Claire Fiddian-Green is the President & CEO of the Richard M. Fairbanks Foundation.

While Indiana has many proud accomplishments, the health of our state’s population is not one. According to United Health Foundation’s America’s Health Rankings, Indiana is in the bottom-third of states for overall health – at 39th. And a recent Gallup study on well-being ranks our state at 47th.

What are the primary drivers of our poor health rankings? First and foremost: tobacco use, as evidenced by our state’s 20.6% smoking rate. Second is addiction to prescription pain killers and heroin use – collectively referred to as “opioid use disorder.”

These challenges might seem daunting, but we know there are proven ways to address them. Employers can play an integral role in these efforts.

At the April 2017 Frameworx session hosted by BioCrossroads, I joined my colleagues Dr. Paul Halverson, Founding Dean of the Indiana University Richard M. Fairbanks School of Public Health at IUPUI, and Bryan Mills, President & CEO of Community Health Network and Chair of the Indiana Hospital Association, to share concrete steps employers and other stakeholders can take to tackle tobacco addiction and the opioid epidemic. Inside Indiana Business described the discussion as a “wake up call” for businesses.

At that session, we highlighted two solutions to reduce our state’s rampant tobacco addiction. Based upon rigorous research studies, we know the most effective way to curb tobacco use is to raise the price of cigarettes. This encourages smokers to quit and discourages young people from ever trying their first cigarette. Another important part of the solution is to ensure smokers can access proven treatments that will help them stop smoking. Employers can help connect smokers to such treatment by including comprehensive tobacco cessation services in their employee benefits plans and communicating often to their employees about these benefits.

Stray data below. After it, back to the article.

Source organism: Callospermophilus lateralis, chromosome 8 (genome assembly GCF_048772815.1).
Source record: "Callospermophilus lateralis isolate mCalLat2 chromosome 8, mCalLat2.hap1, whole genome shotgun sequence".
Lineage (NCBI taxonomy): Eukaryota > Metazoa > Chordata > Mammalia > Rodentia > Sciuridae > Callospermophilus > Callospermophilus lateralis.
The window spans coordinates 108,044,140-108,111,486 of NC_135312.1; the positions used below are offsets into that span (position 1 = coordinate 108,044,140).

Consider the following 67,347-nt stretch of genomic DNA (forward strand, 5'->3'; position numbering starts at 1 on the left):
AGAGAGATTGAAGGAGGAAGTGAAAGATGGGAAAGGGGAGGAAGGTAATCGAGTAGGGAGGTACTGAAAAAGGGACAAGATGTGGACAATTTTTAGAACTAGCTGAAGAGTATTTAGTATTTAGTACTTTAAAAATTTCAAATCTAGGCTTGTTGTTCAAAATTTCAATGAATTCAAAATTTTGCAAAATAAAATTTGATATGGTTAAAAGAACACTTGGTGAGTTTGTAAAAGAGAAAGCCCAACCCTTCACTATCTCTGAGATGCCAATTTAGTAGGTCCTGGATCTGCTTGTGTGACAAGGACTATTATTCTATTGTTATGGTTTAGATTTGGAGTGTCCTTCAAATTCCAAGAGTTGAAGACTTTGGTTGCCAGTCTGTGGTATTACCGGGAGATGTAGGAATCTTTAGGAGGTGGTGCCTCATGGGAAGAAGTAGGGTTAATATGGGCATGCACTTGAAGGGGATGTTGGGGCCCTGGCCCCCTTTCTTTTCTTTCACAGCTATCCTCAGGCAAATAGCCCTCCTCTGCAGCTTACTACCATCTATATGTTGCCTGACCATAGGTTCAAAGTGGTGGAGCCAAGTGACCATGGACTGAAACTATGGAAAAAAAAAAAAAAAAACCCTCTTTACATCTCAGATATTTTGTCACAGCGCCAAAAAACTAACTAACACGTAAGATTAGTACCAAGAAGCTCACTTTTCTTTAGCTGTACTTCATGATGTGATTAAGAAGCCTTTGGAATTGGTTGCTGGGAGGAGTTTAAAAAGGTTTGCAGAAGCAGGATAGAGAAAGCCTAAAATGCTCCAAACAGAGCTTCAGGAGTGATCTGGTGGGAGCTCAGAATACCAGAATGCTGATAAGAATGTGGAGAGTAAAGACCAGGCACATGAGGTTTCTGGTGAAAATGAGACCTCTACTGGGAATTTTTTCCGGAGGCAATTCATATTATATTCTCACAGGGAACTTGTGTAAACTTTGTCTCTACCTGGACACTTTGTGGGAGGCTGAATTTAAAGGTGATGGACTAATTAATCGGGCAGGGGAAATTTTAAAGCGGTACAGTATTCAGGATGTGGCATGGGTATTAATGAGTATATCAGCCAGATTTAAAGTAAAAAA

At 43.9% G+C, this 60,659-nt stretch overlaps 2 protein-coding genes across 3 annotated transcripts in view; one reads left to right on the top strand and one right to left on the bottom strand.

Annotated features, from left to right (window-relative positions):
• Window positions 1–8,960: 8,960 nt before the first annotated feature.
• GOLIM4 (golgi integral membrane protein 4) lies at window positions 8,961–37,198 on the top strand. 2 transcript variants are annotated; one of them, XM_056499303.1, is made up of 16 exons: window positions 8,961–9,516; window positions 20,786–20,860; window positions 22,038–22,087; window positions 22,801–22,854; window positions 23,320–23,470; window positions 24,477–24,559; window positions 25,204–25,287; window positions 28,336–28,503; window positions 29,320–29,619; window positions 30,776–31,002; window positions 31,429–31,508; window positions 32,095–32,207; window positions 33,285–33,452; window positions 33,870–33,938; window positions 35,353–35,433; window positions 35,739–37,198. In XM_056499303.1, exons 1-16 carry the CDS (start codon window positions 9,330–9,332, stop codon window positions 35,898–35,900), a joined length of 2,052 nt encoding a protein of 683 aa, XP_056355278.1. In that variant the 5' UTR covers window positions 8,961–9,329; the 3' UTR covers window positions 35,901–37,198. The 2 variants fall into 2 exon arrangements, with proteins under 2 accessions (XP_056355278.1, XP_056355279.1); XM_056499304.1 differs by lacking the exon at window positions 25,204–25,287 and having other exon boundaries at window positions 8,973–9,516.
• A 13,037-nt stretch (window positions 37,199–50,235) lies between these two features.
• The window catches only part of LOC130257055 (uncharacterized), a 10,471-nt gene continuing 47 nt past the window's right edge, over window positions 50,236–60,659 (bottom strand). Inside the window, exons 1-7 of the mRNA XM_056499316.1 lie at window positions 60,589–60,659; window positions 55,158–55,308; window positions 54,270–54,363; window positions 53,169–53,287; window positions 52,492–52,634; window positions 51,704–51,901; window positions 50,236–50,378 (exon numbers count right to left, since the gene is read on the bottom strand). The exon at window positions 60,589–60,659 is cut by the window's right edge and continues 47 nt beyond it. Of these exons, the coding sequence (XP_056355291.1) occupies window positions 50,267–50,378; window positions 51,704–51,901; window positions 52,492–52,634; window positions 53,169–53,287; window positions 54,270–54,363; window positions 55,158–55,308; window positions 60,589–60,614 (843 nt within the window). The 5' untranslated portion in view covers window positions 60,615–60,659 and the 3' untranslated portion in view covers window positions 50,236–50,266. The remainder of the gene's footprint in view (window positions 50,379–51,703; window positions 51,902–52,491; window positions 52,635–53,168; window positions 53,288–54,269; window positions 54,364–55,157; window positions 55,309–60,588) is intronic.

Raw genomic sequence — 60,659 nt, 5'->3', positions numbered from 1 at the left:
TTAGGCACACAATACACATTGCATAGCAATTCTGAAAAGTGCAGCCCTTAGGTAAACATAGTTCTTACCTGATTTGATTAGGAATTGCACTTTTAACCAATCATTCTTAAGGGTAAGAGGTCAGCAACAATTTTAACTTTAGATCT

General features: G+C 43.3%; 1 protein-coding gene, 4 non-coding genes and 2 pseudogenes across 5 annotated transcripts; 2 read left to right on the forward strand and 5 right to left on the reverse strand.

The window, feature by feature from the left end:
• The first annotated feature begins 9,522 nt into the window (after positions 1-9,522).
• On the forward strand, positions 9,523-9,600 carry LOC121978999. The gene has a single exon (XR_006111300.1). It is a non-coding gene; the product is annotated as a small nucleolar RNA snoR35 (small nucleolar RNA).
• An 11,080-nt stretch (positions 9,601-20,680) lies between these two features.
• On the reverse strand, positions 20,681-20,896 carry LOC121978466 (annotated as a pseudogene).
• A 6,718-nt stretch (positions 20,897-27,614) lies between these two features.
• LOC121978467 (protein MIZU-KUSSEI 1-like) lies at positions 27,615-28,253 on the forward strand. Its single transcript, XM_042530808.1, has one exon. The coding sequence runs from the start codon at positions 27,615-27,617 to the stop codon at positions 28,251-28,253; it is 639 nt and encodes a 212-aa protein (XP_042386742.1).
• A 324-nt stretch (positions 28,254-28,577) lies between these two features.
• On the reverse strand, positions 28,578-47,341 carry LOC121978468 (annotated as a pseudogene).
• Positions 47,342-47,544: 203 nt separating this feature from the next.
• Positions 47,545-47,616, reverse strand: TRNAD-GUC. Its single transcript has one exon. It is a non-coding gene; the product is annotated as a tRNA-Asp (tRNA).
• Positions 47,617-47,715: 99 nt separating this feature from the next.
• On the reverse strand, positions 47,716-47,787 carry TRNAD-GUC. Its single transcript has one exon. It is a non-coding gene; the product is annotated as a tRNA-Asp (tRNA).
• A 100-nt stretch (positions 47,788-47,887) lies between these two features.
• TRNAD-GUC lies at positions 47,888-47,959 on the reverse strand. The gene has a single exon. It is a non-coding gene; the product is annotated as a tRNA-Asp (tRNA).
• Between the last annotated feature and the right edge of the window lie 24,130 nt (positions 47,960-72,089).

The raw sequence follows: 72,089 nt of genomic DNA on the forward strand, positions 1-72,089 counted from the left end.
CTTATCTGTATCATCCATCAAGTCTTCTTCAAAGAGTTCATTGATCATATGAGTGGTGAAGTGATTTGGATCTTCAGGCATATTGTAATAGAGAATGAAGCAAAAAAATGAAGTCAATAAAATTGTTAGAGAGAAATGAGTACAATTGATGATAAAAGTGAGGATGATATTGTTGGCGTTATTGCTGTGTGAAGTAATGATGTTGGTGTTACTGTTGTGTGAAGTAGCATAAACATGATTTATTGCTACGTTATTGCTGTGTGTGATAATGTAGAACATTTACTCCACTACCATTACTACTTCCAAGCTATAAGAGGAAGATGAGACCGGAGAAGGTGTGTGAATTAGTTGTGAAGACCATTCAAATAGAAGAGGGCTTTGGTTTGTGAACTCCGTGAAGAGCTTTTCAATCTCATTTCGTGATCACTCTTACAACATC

Addressing the opioid epidemic is more challenging. The crisis is still unfolding, and there is limited evidence about proven approaches. However, we do know three things that will help curb the epidemic.

First, we need to do a much better job of preventing people from abusing opioids or trying heroin. Prevention needs to start as early as grade school and continue into the workplace. Second, we need to increase resources to help people struggling with addiction get access to treatment. And finally, we need to act quickly to mitigate the negative impact of the opioid epidemic by increasing access to “harm reduction” tools like naloxone, the life-saving drug that revives a person who has overdosed.

Employers can play an important role in advancing these efforts. They can educate employees about the dangers of opioid use disorder and organize “Take Back” events to collect unused prescription pills from their employees, thereby reducing the supply of pills in circulation. Employers also can make an impact by providing comprehensive addiction treatment services in their employee benefits plans, screening for opioid use to identify employees who need help, and connecting these employees with treatment.

Tackling tobacco and opioid addiction will take a comprehensive, cross-sector approach. By working together and with urgency to implement evidence-based policies and programs, Indiana can help its people live much healthier lives. In turn, our communities will flourish and the economic vitality of our state will continue to strengthen.

Additional Posts

Why Lowering Nicotine in Cigarettes Could Help Save Hoosier Lives

Reducing the amount of nicotine in cigarettes may lead some current smokers to smoke more – at least in the short term. But there’s also evidence that reducing nicotine in cigarettes can help reduce smoking.

Cross-Sector Collaboration is Key to Tackling Indiana’s Opioid Epidemic

Claire Fiddian-Green is the President & CEO of the Richard M. Fairbanks Foundation. There’s no question that opioid addiction is wreaking havoc in communities across Indiana, including in Indianapolis. The latest figures show that, in 2016, there were 18.9 opioid poisoning deaths in Marion County per 100,000 residents – which translates into 171 lives lost. […]